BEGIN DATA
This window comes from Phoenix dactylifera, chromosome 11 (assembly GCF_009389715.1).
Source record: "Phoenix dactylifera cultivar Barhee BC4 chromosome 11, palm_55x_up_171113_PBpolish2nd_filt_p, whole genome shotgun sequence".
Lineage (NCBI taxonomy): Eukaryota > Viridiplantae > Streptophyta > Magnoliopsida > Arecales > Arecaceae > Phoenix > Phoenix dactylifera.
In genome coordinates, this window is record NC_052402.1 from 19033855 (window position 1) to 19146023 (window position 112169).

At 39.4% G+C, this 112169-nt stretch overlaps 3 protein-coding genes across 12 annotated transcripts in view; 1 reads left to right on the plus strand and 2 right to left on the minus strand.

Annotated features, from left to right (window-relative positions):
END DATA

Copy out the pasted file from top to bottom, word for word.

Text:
This window comes from Phoenix dactylifera, chromosome 11 (assembly GCF_009389715.1).
Source record: "Phoenix dactylifera cultivar Barhee BC4 chromosome 11, palm_55x_up_171113_PBpolish2nd_filt_p, whole genome shotgun sequence".
Lineage (NCBI taxonomy): Eukaryota > Viridiplantae > Streptophyta > Magnoliopsida > Arecales > Arecaceae > Phoenix > Phoenix dactylifera.
In genome coordinates, this window is record NC_052402.1 from 19033855 (window position 1) to 19146023 (window position 112169).

At 39.4% G+C, this 112169-nt stretch overlaps 3 protein-coding genes across 12 annotated transcripts in view; 1 reads left to right on the plus strand and 2 right to left on the minus strand.

Annotated features, from left to right (window-relative positions):